Good morning, and happy Friday! I hope your day is starting off just right.
For those who asked, my daughter went home from the hospital yesterday. There are issues that will require follow-up, but she dodged the bullet this time. Then, yesterday afternoon while chasing my grandson through the back yard, my wife tripped and her face and right shoulder took the full brunt of the fall. Two hospitals in two days. I seriously hope we’re done for the year.
This time of year, I don’t ask anybody what they’ve got planned for the weekend because I know. Most of us will be shopping. And it’ll be that way for the rest of the month. It’s a happy time, as we pick up gifts and imagine the look on the recipient’s face when they open it. Giving does bring joy.
But along with the joy of shopping comes the stress. Finding a parking spot, finding an empty shelf where you were hoping to pick up that special gift, and realizing the whole time that your budget has been ripped to shreds. Those little gifts for the neighbors, the stocking stuffers, extra eggnog for the party … all of those things add up and before it’s all over, you’ve spent a small fortune. It happens.
Stress takes away from our enjoyment of the holidays and, left unchecked, it can lead you into a deep depression. It wreaks havoc on your physical and emotional health. And, the thing we don’t really think about is that stress doesn’t care about your emotional state – it can happen when you’re excited or … well, stressed. Any big change from the ordinary, good or bad, is a source of stress.
Don’t believe me? Hang around a couple as their wedding day approaches. It’s probably the happiest day of their lives, and all the planning is geared toward making sure it’s absolutely perfect. The dress, the venue, the food, the flowers, the color choices, the guest list, the limousine, where to seat Uncle Fred so he isn’t too close to the bar. Is it any wonder newlyweds need to get away for a few days?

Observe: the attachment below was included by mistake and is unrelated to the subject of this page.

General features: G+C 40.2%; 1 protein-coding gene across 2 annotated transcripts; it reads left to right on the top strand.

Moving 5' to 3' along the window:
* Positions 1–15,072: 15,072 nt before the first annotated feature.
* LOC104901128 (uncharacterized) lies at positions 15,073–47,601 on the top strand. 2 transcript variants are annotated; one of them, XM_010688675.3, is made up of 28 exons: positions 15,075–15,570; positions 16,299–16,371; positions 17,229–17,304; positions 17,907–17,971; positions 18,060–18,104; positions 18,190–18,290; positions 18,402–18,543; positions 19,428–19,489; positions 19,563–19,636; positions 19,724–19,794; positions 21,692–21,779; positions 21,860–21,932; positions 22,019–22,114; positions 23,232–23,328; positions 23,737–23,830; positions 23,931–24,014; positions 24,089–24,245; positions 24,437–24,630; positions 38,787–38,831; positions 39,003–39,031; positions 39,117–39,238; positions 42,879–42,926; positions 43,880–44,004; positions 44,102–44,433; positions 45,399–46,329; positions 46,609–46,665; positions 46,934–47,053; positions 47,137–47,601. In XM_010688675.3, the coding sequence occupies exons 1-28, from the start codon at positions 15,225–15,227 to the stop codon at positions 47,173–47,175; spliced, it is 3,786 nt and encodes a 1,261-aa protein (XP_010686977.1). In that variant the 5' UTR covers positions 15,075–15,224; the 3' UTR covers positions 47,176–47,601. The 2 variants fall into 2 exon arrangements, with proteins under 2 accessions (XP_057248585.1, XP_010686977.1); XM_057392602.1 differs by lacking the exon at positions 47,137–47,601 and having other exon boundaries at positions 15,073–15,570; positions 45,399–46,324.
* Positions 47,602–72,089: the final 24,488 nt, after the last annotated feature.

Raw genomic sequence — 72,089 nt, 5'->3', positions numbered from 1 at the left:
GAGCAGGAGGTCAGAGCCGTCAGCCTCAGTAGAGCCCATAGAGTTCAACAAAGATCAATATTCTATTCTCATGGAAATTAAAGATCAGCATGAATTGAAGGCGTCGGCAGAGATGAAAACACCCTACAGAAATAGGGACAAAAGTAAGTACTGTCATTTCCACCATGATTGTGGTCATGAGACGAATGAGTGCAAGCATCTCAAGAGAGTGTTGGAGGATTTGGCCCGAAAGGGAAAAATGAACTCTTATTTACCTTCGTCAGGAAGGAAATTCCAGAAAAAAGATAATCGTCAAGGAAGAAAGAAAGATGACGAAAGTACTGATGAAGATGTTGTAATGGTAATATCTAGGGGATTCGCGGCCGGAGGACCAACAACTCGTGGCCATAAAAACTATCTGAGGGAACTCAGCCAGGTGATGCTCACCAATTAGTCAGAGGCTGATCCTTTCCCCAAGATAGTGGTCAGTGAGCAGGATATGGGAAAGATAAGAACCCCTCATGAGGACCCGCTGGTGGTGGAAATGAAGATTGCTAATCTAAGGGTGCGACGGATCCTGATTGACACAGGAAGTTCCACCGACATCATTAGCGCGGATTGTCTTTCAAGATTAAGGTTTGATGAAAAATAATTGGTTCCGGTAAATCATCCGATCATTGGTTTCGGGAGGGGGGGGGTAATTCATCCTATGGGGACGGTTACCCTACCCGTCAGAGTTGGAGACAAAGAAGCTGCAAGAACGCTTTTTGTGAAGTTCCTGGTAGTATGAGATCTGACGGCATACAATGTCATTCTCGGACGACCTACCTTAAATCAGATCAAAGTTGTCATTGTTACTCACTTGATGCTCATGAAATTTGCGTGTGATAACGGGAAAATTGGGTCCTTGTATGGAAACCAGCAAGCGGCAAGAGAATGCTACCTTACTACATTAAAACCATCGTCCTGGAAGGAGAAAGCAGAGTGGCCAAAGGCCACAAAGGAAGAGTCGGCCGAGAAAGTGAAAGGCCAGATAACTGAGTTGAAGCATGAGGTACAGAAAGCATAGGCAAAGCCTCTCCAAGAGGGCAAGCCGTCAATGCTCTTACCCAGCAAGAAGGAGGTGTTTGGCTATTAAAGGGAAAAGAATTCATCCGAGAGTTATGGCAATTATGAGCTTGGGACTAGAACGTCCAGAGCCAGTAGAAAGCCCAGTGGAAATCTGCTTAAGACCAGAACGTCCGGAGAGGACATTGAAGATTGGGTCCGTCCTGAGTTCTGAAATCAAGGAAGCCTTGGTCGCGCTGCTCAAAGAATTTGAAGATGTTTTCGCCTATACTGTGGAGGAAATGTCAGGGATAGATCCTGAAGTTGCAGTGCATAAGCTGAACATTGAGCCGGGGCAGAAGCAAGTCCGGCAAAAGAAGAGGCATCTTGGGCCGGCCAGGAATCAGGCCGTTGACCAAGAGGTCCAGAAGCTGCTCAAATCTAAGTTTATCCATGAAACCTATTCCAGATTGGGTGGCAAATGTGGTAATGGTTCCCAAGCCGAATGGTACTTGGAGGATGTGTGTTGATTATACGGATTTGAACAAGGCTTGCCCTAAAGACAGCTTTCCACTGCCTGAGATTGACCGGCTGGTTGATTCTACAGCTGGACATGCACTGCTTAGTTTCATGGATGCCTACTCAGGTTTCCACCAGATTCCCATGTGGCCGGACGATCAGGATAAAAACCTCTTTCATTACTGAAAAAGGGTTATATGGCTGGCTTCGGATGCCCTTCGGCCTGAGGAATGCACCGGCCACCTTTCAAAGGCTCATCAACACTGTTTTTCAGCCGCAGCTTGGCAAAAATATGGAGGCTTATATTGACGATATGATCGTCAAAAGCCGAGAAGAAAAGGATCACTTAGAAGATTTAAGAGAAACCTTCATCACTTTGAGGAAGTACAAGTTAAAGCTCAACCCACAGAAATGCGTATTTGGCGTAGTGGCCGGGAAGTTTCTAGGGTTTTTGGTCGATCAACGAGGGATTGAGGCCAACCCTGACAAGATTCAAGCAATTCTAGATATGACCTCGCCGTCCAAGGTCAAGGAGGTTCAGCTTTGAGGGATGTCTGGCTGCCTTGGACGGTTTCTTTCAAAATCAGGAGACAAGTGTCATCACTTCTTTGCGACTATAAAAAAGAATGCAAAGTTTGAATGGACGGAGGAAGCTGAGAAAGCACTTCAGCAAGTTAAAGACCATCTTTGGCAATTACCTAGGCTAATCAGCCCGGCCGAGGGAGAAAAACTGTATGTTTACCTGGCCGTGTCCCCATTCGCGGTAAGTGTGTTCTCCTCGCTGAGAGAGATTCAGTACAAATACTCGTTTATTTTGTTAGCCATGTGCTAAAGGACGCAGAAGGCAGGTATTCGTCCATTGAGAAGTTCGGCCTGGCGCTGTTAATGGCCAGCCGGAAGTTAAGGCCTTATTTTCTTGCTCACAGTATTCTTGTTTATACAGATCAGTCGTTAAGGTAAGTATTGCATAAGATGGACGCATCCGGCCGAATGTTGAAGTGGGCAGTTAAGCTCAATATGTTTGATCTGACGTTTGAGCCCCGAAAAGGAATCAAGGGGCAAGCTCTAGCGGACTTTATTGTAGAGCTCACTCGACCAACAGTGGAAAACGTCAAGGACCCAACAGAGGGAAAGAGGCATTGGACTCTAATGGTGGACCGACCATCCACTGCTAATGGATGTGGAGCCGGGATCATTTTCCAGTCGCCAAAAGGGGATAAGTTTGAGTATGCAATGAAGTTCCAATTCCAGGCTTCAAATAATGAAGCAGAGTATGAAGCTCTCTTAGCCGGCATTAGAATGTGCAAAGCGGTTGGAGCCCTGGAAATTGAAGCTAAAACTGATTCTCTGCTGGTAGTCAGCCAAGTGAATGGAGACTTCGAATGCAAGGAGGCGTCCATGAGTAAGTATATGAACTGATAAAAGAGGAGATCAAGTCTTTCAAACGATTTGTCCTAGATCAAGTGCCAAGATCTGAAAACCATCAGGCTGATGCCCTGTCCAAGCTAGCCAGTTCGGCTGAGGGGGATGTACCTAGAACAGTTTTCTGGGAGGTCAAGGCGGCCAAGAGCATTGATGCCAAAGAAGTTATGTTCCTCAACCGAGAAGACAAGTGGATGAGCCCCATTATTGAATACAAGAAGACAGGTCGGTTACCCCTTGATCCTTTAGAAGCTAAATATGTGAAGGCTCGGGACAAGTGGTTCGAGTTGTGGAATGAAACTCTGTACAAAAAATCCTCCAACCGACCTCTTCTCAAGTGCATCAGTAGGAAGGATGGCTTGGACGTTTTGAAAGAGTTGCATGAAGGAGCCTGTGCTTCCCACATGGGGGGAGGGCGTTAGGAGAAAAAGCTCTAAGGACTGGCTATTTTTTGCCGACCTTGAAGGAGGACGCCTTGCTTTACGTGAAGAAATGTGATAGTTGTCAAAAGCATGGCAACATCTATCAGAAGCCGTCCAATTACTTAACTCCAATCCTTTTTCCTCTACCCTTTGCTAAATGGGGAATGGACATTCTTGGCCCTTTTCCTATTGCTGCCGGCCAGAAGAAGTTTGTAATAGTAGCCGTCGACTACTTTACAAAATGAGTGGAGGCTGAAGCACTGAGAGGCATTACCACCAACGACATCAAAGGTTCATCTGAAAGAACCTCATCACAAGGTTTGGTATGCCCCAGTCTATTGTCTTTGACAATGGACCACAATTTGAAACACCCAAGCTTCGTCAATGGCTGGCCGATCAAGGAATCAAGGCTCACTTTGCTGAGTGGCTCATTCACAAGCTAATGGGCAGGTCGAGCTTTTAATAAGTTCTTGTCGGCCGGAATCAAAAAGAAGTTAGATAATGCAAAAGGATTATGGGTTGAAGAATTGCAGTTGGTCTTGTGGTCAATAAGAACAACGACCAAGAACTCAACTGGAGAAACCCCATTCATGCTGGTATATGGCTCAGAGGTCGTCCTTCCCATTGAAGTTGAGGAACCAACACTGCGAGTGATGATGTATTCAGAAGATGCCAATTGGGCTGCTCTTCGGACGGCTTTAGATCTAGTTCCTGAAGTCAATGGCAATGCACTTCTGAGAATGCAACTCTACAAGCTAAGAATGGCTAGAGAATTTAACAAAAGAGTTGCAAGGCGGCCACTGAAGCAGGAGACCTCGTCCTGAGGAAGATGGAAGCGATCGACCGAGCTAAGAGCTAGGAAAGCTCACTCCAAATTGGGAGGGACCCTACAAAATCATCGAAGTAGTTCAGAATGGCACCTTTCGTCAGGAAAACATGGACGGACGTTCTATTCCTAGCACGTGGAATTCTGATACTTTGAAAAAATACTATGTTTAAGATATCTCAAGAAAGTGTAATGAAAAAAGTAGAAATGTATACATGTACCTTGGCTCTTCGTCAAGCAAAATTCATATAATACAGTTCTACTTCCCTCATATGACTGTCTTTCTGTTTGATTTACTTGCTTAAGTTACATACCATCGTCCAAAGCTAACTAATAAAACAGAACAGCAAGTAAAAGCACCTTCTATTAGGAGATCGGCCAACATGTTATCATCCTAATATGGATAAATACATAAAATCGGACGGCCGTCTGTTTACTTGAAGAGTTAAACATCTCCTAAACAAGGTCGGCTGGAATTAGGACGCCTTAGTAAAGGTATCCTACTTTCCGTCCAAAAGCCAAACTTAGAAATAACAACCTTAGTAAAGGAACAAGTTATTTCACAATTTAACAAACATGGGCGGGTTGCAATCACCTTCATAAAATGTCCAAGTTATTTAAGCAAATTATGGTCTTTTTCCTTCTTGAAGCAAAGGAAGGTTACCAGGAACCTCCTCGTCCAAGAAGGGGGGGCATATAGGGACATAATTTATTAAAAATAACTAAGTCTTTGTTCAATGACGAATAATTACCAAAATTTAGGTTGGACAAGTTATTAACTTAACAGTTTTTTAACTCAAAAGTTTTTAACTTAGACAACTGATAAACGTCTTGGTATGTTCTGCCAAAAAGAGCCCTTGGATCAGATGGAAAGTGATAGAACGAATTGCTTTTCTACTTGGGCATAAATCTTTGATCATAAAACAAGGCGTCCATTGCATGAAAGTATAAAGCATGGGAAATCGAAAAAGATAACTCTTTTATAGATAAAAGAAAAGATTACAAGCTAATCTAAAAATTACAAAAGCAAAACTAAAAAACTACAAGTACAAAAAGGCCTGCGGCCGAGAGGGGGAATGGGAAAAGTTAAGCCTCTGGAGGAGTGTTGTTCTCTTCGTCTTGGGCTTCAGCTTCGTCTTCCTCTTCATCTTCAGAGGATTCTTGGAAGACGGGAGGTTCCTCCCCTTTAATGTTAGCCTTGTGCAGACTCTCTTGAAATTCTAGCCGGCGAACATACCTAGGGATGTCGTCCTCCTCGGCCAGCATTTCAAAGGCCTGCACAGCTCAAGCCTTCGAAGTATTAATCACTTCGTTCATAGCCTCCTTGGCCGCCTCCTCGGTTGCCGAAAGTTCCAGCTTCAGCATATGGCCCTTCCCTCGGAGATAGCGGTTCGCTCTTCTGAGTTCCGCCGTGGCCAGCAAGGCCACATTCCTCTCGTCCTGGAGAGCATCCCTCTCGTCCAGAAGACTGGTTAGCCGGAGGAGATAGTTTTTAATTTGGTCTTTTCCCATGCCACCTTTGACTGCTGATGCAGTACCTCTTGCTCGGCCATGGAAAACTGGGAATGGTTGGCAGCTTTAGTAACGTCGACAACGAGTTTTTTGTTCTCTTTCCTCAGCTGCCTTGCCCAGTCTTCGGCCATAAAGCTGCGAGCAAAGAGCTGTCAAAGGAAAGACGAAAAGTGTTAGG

And, whether you’ll admit it or not, none of us handles stress very well. Nobody. I love it when somebody says, “I thrive on stress!” No, you don’t. You just take it out on everybody around you. You bury yourself in your work and forget that life exists outside of work. You imagine yourself the hero, but you’re really just wearing yourself down. And sooner or later, we all have to pay the piper.
Stress is like a rattlesnake, just waiting for the opportunity to strike. And when it does, the effects can be just about as devastating. But unlike a rattlesnake, stress doesn’t give you any warning that you’re about to have a really bad day. It just sneaks up until the opportunity is right, and leaves you wondering what happened.
As you go through the holidays, pay attention to the signs of stress. It’s easy to spot the bad kind. Impatience, a short fuse, exhaustion, and despair, are all signs of stress. Do you find yourself going through the entire day without eating? Stress. Are you driving just a little faster than normal? Stress. Are you working harder to get those projects done so you can take a little time off? Stress.
It’s impossible to avoid stress at any point through the year, but especially during the holidays. The key is recognizing it and doing something about it. Allow yourself a little extra time. Get up a little earlier and start the day a little slower. Drive in the slow lane and let the hotheads race around. Eat lunch with a friend. Turn off the news and turn on your favorite holiday show. Relax. Breathe.
Stress will always be there, to some extent. We can’t eliminate it completely, but we don’t have to add to it unnecessarily. No matter what you’re doing, find something to enjoy. Make time to do the things you like to do. Have a drink. Light a candle. Read a book. Share stories. Look through old photos. It won’t eliminate stress completely, but you’ll have a lot more strength for the next round.
That’s all for now. Have an awesome day!
© 2019 Dave Glardon – All rights reserved